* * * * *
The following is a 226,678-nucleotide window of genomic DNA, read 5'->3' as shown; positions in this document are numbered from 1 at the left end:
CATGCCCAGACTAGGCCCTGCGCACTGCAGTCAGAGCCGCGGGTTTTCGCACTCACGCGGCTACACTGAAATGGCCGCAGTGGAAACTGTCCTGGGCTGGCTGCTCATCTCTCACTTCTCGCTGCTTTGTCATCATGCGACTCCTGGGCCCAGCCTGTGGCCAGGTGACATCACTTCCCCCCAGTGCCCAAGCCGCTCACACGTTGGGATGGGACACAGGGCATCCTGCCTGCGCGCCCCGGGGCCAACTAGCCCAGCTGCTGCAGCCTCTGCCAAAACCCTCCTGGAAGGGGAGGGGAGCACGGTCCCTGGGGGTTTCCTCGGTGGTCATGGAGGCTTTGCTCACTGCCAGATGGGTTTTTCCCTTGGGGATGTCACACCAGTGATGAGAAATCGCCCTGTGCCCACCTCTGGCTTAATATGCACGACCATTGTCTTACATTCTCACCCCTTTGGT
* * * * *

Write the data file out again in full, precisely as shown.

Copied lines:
The following is a 226,678-nucleotide window of genomic DNA, read 5'->3' as shown; positions in this document are numbered from 1 at the left end:
CATGCCCAGACTAGGCCCTGCGCACTGCAGTCAGAGCCGCGGGTTTTCGCACTCACGCGGCTACACTGAAATGGCCGCAGTGGAAACTGTCCTGGGCTGGCTGCTCATCTCTCACTTCTCGCTGCTTTGTCATCATGCGACTCCTGGGCCCAGCCTGTGGCCAGGTGACATCACTTCCCCCCAGTGCCCAAGCCGCTCACACGTTGGGATGGGACACAGGGCATCCTGCCTGCGCGCCCCGGGGCCAACTAGCCCAGCTGCTGCAGCCTCTGCCAAAACCCTCCTGGAAGGGGAGGGGAGCACGGTCCCTGGGGGTTTCCTCGGTGGTCATGGAGGCTTTGCTCACTGCCAGATGGGTTTTTCCCTTGGGGATGTCACACCAGTGATGAGAAATCGCCCTGTGCCCACCTCTGGCTTAATATGCACGACCATTGTCTTACATTCTCACCCCTTTGGT